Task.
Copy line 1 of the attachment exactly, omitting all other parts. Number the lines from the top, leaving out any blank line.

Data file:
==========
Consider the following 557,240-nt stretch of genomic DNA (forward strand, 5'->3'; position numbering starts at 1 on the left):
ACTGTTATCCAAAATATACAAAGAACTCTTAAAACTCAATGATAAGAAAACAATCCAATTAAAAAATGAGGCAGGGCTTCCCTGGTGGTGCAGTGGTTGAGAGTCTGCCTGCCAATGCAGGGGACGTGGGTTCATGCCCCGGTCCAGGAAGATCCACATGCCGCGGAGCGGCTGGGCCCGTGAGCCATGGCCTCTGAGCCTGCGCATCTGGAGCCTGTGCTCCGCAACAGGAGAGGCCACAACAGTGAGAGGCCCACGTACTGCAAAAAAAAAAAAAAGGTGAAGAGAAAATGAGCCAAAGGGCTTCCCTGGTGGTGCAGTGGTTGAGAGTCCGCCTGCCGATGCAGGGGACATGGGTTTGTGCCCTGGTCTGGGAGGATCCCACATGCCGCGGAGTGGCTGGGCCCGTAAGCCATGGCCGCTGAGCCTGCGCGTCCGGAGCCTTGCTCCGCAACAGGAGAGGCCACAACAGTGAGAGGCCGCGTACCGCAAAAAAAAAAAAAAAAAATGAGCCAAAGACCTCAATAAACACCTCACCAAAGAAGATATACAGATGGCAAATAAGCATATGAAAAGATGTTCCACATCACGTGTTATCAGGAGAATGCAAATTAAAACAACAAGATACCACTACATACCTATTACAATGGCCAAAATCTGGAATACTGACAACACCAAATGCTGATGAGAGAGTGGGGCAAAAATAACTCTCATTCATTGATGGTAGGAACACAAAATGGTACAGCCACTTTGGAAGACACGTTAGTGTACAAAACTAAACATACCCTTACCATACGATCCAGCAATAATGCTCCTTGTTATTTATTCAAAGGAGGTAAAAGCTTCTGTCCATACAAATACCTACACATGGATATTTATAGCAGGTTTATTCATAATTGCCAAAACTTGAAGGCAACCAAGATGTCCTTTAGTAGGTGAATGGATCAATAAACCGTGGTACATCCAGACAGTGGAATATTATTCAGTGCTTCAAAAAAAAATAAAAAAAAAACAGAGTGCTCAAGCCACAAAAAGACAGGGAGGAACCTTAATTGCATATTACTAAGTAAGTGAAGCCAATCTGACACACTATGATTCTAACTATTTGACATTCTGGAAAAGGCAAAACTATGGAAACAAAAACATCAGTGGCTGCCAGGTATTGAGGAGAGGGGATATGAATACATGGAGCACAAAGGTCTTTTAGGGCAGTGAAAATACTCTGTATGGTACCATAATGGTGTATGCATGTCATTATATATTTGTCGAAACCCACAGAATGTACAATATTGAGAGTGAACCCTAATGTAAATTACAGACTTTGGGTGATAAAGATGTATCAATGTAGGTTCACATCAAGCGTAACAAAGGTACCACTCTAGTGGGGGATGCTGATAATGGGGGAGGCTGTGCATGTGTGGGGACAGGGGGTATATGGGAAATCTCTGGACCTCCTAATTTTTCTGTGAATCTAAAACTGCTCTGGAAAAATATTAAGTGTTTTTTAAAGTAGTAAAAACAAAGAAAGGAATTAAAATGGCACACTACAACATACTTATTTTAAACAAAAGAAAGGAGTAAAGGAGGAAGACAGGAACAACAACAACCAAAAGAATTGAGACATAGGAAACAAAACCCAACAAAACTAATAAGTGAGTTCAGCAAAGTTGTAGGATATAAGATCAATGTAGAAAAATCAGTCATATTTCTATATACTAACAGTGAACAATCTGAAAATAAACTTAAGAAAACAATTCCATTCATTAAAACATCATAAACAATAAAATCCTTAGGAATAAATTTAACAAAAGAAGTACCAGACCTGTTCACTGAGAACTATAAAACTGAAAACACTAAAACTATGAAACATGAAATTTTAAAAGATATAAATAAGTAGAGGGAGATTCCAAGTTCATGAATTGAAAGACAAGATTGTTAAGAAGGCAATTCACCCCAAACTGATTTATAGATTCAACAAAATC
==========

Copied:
Consider the following 557,240-nt stretch of genomic DNA (forward strand, 5'->3'; position numbering starts at 1 on the left):